Severn Trent boss and sex toy founder win businesswoman awards


Chief executive of Severn Trent, Liv GarfieldImage copyright
David M. Benett

Image caption

Chief executive of Severn Trent, Liv Garfield, was praised for her strong focus on customers

The boss of a water company and the founder of a luxury sex toy company have won top awards for businesswomen.

Liv Garfield, the chief executive of Severn Trent, was crowned Business Woman of the Year at the Veuve Clicquot awards ceremony.

Her company’s share price has risen 15% since Ms Garfield took the helm in 2014 and judges hailed her business acumen.

Stephanie Alys, the creator of MysteryVibe, won the New Generation award for “breaking down barriers”.

The Veuve Clicquot Business Woman awards were created in 1972 as a tribute to Madame Clicquot, who single-handedly took over her husband’s champagne business after he died.

Previous winners of the UK ceremony include Anya Hindmarch and Alison Brittain, chief executive of Whitbread.

Ms Garfield, 42, who is a working mother with two young sons, worked at BT and Accenture before joining Severn Trent.

Image copyright
David M. Benett

Image caption

Stephanie Alys (L) won the New Generation award while Amanda Nevill (R) received the Social Purpose Award

She said: “My ideal is to see the boys in the morning before I go to work, or in the evening, but either way we share lots of video messages during the day.”

She added that she tried to create “an awesome place to work” so others enjoyed their jobs, adding: “You have to love your job to get on with it.”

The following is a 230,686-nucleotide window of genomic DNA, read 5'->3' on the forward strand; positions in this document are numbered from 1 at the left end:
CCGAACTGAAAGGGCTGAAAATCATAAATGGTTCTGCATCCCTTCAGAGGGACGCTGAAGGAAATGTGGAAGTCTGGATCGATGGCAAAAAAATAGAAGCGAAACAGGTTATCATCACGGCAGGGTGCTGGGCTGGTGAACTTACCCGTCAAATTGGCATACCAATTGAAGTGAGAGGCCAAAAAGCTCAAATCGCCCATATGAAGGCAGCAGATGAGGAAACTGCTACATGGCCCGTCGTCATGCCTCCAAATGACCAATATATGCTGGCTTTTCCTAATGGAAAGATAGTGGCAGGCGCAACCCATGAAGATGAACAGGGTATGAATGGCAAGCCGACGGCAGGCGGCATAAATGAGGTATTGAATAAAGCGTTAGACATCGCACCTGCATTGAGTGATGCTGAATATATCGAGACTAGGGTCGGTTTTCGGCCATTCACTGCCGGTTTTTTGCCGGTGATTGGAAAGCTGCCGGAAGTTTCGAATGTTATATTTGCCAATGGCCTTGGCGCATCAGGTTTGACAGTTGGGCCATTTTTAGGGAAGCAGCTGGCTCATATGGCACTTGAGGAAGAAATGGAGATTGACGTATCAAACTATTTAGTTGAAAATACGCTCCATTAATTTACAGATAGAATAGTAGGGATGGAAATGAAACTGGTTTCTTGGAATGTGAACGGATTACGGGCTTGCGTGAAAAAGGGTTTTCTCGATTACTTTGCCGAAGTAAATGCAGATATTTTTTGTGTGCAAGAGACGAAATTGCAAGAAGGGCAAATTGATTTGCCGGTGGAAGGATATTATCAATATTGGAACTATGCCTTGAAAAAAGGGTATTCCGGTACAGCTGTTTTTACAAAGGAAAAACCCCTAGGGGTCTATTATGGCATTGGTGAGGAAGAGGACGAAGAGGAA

‘Social taboos’

Ms Alys, 24, whose company, MysteryVibe, sells its vibrator, called Crescendo, in 58 countries, was praised by the judges for her aim “to close the pleasure gap by bringing equality to sex”.

“She is leading the revolution in sex-tech,” the judges said. “Demonstrating the same characteristics of Madame Clicquot over 200 years ago, Stephanie is breaking down barriers and social taboos.”

Ms Alys said: “People find it very difficult to start a conversation about sex but it gets easier once it starts.

“Creating any business is really hard but creating one in this industry is even harder.”

Also receiving a gong at the awards ceremony was Amanda Nevill, the chief executive of the British Film Institute, who received the Social Purpose Award.

Judges chose Ms Nevill, 61, because of her focus on future talent and action to tackle harassment and bullying in the film industry.

She said: “When I started out in the 1980s we thought we had cracked this, but we so haven’t. There a whole new momentum now so the situation is very different.”



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